March Director's Message

Like teaching itself, conducting peer reviews of colleagues’ classes is an activity that has continued throughout the pandemic but changed dramatically for many of us — both those of us being reviewed and those doing the reviewing. Many of us feel unprepared for (even uneasy about) the experience.

We in the Drake Institute have fielded numerous requests from department chairs, undergraduate studies chairs, and assistant deans (among others) over the past few weeks seeking guidance on and best practices for peer evaluation of online teaching. Departments are seeking programming support and individual faculty are reaching out for resources and programming — all of which prompted me to compose this message, share a few initial resources, and encourage you to reach out to the institute for consultations (both individual and departmental) on conducting peer evaluation of online teaching.

Prior to spring 2020, peer evaluation of teaching for me typically meant stepping into Carmen course shells, reviewing colleagues’ course syllabi and assignments, chatting face-to-face prior to and following observations, sitting in on those in-person class sessions, and then composing reports submitted to my department.

For the past year now, that process has been upended as many of my colleagues in English and I have moved to teaching online. We have to arrange for synchronous “observation” or asynchronous access to recordings of class sessions and conduct all pre- and post-observation chats via phone, Skype, or Zoom.

We manage, of course, but all of these circumstances distance us from one another and create new challenges for teachers and observers: How do we create the spaces for (and assess) student engagement in online classrooms? How do we create “instructor presence” and how does a reviewer assess “presence” in an asynchronous space? How do we build the structures that facilitate a sense of “community” in a classroom — and how do we judge whether “community” is achieved?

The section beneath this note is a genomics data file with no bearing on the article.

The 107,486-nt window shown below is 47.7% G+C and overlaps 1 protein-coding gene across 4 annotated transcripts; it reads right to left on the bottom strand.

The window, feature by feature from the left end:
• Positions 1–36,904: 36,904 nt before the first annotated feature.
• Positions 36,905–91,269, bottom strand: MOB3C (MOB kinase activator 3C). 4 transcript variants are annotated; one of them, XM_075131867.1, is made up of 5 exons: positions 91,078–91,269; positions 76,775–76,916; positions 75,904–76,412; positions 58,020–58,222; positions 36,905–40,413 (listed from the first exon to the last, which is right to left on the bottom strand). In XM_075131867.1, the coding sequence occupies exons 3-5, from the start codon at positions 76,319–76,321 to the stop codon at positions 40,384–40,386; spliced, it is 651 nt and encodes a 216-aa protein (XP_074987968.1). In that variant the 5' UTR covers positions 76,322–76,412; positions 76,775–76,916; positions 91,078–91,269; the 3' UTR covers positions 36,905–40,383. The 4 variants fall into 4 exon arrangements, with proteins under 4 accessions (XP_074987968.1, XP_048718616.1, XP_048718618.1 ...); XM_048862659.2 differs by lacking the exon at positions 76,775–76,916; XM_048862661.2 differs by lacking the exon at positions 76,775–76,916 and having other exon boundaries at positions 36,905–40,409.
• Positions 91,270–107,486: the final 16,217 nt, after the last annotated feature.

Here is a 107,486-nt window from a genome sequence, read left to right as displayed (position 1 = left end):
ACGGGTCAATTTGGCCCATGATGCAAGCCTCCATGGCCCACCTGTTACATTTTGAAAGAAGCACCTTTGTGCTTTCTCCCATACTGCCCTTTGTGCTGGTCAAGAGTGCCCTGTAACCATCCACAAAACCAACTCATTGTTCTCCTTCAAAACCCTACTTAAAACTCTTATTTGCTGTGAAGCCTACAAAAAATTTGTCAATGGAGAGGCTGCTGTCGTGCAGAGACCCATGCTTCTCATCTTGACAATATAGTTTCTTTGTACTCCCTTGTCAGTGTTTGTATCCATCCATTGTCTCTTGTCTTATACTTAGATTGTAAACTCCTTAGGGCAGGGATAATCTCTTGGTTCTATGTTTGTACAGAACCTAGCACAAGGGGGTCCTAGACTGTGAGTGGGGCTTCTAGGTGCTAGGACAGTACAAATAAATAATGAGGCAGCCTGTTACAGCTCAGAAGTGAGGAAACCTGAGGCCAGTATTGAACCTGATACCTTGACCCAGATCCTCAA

Of course, these questions are not new to our colleagues and staff who regularly teach in online and hybrid environments — and the Office of Distance Education and eLearning (ODEE) regularly offers programming to support us. (In fact, ODEE is offering the next “Planning for Your Online Course” workshop from 2–3:30 p.m. on Tuesday, March 23.) But for many of us, these questions are complicated by the remote nature (both literal and figurative) of teaching and learning in online environments.

In addition to the challenges of being remote from one another and the act of teaching, we face other challenges that adhere to evaluating teaching in ways much more exigent than in the past: How do we undertake evaluating our colleagues’ teaching compassionately? How do we recognize, acknowledge, and account for what we know to be factors impacting teaching and teachers: increased time devoted to course development, design, and implementation; the challenge of finding, learning, and deploying unfamiliar technologies; attending to and addressing the affective impact of moving online — for both students and instructors? Awareness of these challenges is, of course, just a first step toward compassionate review.

If you’re eager to begin reading about this work, I’d point you to the following resources offered through the Teaching and Learning Resource Center, particularly the following pages:

Among resources from outside of Ohio State, I would recommend:

For additional assistance on conducting peer evaluation of online teaching, please contact the Drake Institute at to schedule individual or departmental consultations. We’re eager to work with you.